Much-maligned Coastal City Bids to Become Tourism Hub

Hadera Municipality promoting plan for new neighborhood on city’s northern edge, along the Mediterranean coast, that will feature residential areas in addition to hotels.

Noam Dvir
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Noam Dvir

The Hadera Municipality is promoting a plan for a new neighborhood on the city’s northern edge, along the Mediterranean coast, that will feature residential areas in addition to hotels. Of the 2,000 dunams in the new neighborhood, 1,100 are currently designated as open space.

The new development is planned for the area between Givat Olga and the Orot Rabin power station. The plans call for about 10,000 housing units, 1,400 hotel rooms and a 2.5-kilometer-long seafront promenade.

The neighborhood, which is provisionally being called “Ir Yamim” (City of the Seas), is a major element of the municipality’s ambitious plans for real estate development.

After years of stagnation, the real estate market in Hadera is attracting the interest of home buyers and developers, as reflected in real estate prices that have risen by 30 to 50 percent. The Ir Yamim plan is designed to provide a range of housing options and is also meant to launch Hadera as a presence in the tourism sector.

Plans for the neighborhood are being developed by architect Thomas Leitersdorf, whose office beat out nine other Israeli architectural firms.

“The key question,” Leitersdorf said, “was how to design an urban plan in advance in which the tourist and residential areas would contribute to each other.”

He said he wanted to avoid situations like that on Tel Aviv’s Hayarkon Street, where he said the hotels are essentially separated from the rest of the city.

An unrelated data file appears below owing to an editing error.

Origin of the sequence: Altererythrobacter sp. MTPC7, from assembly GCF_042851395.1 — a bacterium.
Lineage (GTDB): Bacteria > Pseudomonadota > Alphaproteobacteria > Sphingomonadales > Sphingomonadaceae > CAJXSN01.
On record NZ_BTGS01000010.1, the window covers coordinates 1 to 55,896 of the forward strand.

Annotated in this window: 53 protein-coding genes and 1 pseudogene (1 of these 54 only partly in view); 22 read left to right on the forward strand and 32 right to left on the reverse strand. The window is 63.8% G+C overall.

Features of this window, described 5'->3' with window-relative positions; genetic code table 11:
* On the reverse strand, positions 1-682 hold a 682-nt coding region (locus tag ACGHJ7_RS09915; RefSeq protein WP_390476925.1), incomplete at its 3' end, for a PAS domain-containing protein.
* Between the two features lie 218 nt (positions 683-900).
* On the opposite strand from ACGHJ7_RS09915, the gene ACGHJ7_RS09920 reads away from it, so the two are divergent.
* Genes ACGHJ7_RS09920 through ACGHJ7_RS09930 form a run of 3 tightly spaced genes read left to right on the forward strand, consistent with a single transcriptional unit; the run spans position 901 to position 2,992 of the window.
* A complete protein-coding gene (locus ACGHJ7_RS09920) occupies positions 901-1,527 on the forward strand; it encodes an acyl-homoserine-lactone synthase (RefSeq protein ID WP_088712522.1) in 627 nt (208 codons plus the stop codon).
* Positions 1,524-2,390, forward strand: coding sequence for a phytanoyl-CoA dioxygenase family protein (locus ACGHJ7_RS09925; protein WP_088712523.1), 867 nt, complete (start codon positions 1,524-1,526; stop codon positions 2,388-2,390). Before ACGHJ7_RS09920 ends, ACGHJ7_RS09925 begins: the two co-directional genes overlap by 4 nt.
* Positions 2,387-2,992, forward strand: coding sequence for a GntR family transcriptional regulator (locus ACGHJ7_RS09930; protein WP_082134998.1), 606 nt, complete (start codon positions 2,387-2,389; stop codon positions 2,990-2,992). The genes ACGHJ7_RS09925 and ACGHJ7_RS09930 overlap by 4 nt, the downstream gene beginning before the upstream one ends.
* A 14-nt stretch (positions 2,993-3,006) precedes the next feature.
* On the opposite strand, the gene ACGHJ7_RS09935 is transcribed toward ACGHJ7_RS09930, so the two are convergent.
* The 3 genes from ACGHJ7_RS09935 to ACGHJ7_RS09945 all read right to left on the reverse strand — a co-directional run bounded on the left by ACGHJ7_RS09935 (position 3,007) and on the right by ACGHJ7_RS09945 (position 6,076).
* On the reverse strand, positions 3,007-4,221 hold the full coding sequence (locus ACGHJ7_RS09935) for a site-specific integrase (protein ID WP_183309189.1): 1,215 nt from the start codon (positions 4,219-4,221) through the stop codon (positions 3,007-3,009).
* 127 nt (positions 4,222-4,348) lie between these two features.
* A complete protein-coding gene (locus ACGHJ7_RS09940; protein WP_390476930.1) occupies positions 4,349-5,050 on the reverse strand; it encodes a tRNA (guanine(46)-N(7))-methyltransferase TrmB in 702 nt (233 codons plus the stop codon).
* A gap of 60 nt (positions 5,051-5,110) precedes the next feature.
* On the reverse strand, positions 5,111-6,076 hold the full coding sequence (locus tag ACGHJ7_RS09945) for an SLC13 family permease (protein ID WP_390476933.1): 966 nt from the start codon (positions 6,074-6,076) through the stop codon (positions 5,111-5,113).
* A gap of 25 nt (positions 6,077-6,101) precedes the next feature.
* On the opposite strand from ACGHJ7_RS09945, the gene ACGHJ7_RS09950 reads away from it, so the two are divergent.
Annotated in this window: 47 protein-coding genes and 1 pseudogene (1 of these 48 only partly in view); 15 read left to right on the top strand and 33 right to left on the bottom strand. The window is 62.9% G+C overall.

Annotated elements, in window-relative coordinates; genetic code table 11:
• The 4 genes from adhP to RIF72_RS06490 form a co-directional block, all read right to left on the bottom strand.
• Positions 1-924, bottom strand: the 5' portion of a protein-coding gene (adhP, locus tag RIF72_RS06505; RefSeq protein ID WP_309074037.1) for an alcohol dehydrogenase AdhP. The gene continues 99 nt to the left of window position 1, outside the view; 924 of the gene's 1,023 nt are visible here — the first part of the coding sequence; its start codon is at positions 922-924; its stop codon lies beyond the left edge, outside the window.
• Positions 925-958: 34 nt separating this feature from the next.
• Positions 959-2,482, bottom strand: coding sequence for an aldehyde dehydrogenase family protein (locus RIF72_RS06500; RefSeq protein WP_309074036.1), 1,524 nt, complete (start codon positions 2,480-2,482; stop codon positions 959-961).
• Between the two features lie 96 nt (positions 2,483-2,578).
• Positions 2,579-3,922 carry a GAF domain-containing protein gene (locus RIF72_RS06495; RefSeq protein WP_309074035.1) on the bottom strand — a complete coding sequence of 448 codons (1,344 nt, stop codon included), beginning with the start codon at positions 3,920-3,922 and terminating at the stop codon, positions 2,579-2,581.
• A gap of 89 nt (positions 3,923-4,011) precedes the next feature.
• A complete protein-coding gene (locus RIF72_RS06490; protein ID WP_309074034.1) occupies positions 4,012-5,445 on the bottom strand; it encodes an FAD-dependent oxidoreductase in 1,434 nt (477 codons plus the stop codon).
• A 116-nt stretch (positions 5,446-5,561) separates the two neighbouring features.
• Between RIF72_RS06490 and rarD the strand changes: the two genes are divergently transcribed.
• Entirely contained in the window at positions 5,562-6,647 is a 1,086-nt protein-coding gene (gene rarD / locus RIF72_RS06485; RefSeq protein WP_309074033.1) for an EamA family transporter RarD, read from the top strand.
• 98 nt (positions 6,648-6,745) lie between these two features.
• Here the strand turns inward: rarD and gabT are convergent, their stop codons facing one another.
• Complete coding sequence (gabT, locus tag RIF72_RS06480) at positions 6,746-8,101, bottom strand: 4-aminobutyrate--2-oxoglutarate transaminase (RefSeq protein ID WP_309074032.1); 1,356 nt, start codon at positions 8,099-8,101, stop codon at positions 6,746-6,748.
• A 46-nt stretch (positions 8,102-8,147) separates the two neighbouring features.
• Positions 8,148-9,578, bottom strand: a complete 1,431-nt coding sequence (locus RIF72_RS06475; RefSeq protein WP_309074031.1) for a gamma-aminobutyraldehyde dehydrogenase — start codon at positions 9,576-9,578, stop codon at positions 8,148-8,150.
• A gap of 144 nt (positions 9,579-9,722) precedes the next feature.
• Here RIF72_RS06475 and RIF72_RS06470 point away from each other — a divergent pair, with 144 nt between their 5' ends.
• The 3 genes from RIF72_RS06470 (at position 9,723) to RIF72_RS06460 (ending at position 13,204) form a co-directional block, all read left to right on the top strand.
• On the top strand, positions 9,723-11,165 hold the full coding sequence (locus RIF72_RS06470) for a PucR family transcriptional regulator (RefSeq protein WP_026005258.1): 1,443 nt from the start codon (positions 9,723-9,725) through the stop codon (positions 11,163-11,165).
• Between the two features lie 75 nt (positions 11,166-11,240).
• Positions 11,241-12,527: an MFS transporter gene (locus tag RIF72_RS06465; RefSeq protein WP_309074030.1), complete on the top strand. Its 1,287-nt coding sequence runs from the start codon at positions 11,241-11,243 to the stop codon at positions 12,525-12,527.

The Ir Yamim section of Hadera is included in the city’s new master plan, which has been submitted to the National Planning and Building Committee.

Other projects in which Leitersdorf has been involved include one in Netanya also called Ir Yamim, as well as Eilat’s southern beach and a seaside project in Abijan, in the Ivory Coast.

“One of the main aims of the master plan is to develop Hadera as a tourist city,” explained Hadera’s city architect and acting city engineer, Avishai Kimeldorf. “It’s not by chance that the Tourism Ministry is party to every stage of the planning.”

He added that the city already has areas zoned for hotels, but development of those parcels had never been a high priority. Kimeldorf said the city’s location on the Mediterranean Sea and ringed by parkland makes it attractive to visitors.

Another, less public aspect of the plan is the competition that Hadera is waging against Netanya down the coast for Tourism Ministry funding. Netanya currently has 1,400 hotel rooms that draw visitors from Israel and abroad. Plans for Hadera call for a similar number of rooms situated in a total of seven to 10 new hotels, and Kimeldorf said approval had also been secured for an additional 1,000 rooms along the coast.

He said the plan was not designed to compete with anyone else, but simply to position Hadera as a tourist destination. He also said the city’s tourism plans are less dense than those of Netanya, and that a shuttle was planned to transport visitors to various attractions around the city. In a bid to attract visitors from abroad, a golf course is also being considered.

According to the most optimistic projections, the first buildings in the new Hadera neighborhood should be built in three and a half to four years.

A rendering of housing units.

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